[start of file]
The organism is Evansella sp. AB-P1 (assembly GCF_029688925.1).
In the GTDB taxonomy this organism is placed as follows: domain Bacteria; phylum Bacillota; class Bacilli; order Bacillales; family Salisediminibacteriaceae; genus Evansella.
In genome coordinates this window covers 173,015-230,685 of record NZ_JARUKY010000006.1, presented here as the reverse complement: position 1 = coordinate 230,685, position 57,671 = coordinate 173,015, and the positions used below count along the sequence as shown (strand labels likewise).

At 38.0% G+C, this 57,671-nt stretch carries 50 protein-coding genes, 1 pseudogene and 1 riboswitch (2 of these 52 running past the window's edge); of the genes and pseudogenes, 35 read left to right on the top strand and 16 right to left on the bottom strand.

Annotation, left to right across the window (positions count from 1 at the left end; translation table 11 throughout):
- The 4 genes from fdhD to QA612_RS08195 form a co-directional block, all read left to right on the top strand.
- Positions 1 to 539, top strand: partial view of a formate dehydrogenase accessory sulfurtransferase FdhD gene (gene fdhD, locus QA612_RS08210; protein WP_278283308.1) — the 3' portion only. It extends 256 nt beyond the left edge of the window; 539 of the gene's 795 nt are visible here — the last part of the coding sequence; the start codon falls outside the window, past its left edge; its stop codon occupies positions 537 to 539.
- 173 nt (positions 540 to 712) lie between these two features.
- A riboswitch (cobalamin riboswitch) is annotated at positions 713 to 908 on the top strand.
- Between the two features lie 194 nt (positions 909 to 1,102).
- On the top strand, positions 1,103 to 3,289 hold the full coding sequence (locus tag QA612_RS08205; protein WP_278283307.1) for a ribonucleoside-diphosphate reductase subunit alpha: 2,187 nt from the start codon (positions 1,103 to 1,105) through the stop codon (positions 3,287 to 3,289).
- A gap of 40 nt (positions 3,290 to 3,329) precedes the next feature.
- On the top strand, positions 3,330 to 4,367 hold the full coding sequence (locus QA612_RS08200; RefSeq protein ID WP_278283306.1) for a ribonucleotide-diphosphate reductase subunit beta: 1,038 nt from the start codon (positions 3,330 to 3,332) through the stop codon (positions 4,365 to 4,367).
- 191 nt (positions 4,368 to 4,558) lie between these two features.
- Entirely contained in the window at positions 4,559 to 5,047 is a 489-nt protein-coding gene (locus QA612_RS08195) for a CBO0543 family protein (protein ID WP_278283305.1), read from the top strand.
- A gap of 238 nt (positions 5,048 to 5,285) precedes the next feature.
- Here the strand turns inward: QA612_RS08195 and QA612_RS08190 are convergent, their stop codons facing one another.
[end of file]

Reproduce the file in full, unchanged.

The organism is Evansella sp. AB-P1 (assembly GCF_029688925.1).
In the GTDB taxonomy this organism is placed as follows: domain Bacteria; phylum Bacillota; class Bacilli; order Bacillales; family Salisediminibacteriaceae; genus Evansella.
In genome coordinates this window covers 173,015-230,685 of record NZ_JARUKY010000006.1, presented here as the reverse complement: position 1 = coordinate 230,685, position 57,671 = coordinate 173,015, and the positions used below count along the sequence as shown (strand labels likewise).

At 38.0% G+C, this 57,671-nt stretch carries 50 protein-coding genes, 1 pseudogene and 1 riboswitch (2 of these 52 running past the window's edge); of the genes and pseudogenes, 35 read left to right on the top strand and 16 right to left on the bottom strand.

Annotation, left to right across the window (positions count from 1 at the left end; translation table 11 throughout):
- The 4 genes from fdhD to QA612_RS08195 form a co-directional block, all read left to right on the top strand.
- Positions 1 to 539, top strand: partial view of a formate dehydrogenase accessory sulfurtransferase FdhD gene (gene fdhD, locus QA612_RS08210; protein WP_278283308.1) — the 3' portion only. It extends 256 nt beyond the left edge of the window; 539 of the gene's 795 nt are visible here — the last part of the coding sequence; the start codon falls outside the window, past its left edge; its stop codon occupies positions 537 to 539.
- 173 nt (positions 540 to 712) lie between these two features.
- A riboswitch (cobalamin riboswitch) is annotated at positions 713 to 908 on the top strand.
- Between the two features lie 194 nt (positions 909 to 1,102).
- On the top strand, positions 1,103 to 3,289 hold the full coding sequence (locus tag QA612_RS08205; protein WP_278283307.1) for a ribonucleoside-diphosphate reductase subunit alpha: 2,187 nt from the start codon (positions 1,103 to 1,105) through the stop codon (positions 3,287 to 3,289).
- A gap of 40 nt (positions 3,290 to 3,329) precedes the next feature.
- On the top strand, positions 3,330 to 4,367 hold the full coding sequence (locus QA612_RS08200; RefSeq protein ID WP_278283306.1) for a ribonucleotide-diphosphate reductase subunit beta: 1,038 nt from the start codon (positions 3,330 to 3,332) through the stop codon (positions 4,365 to 4,367).
- 191 nt (positions 4,368 to 4,558) lie between these two features.
- Entirely contained in the window at positions 4,559 to 5,047 is a 489-nt protein-coding gene (locus QA612_RS08195) for a CBO0543 family protein (protein ID WP_278283305.1), read from the top strand.
- A gap of 238 nt (positions 5,048 to 5,285) precedes the next feature.
- Here the strand turns inward: QA612_RS08195 and QA612_RS08190 are convergent, their stop codons facing one another.